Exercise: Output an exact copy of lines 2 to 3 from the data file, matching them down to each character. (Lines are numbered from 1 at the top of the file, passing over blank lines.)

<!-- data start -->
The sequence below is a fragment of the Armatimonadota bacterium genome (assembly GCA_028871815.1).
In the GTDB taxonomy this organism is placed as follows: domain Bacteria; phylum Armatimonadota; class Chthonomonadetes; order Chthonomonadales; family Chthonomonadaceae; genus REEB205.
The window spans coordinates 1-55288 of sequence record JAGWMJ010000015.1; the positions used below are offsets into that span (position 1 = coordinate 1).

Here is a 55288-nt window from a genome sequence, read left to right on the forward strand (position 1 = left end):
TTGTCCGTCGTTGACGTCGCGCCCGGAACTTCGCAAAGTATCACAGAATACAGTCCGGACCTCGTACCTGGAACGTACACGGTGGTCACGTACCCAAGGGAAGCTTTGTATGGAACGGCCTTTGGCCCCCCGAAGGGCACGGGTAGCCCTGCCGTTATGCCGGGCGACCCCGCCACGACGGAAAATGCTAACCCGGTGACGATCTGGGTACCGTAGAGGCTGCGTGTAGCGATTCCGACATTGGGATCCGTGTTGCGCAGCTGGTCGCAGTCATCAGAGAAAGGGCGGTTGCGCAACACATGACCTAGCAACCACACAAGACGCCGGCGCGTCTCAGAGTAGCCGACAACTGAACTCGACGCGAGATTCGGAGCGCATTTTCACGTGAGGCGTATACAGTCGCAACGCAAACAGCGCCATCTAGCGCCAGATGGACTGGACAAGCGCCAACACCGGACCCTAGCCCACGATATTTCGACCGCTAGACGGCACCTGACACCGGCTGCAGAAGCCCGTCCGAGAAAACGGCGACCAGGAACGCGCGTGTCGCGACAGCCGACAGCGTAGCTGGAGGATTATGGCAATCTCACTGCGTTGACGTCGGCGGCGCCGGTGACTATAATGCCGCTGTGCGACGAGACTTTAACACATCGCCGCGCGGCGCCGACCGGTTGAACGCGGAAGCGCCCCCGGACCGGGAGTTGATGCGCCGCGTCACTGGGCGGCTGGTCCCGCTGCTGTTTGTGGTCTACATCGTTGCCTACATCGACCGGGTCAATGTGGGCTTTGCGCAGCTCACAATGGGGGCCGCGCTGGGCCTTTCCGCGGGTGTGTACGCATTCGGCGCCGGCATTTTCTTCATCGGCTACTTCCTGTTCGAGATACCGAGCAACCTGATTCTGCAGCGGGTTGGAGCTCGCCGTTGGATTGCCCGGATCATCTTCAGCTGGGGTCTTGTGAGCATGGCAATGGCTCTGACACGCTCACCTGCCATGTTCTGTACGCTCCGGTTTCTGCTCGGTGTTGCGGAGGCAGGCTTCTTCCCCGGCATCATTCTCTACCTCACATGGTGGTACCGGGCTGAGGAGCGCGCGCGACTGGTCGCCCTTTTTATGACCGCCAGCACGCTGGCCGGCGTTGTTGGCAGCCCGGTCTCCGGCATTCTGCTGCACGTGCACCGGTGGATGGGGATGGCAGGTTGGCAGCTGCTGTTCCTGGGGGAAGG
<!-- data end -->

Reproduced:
In the GTDB taxonomy this organism is placed as follows: domain Bacteria; phylum Armatimonadota; class Chthonomonadetes; order Chthonomonadales; family Chthonomonadaceae; genus REEB205.
The window spans coordinates 1-55288 of sequence record JAGWMJ010000015.1; the positions used below are offsets into that span (position 1 = coordinate 1).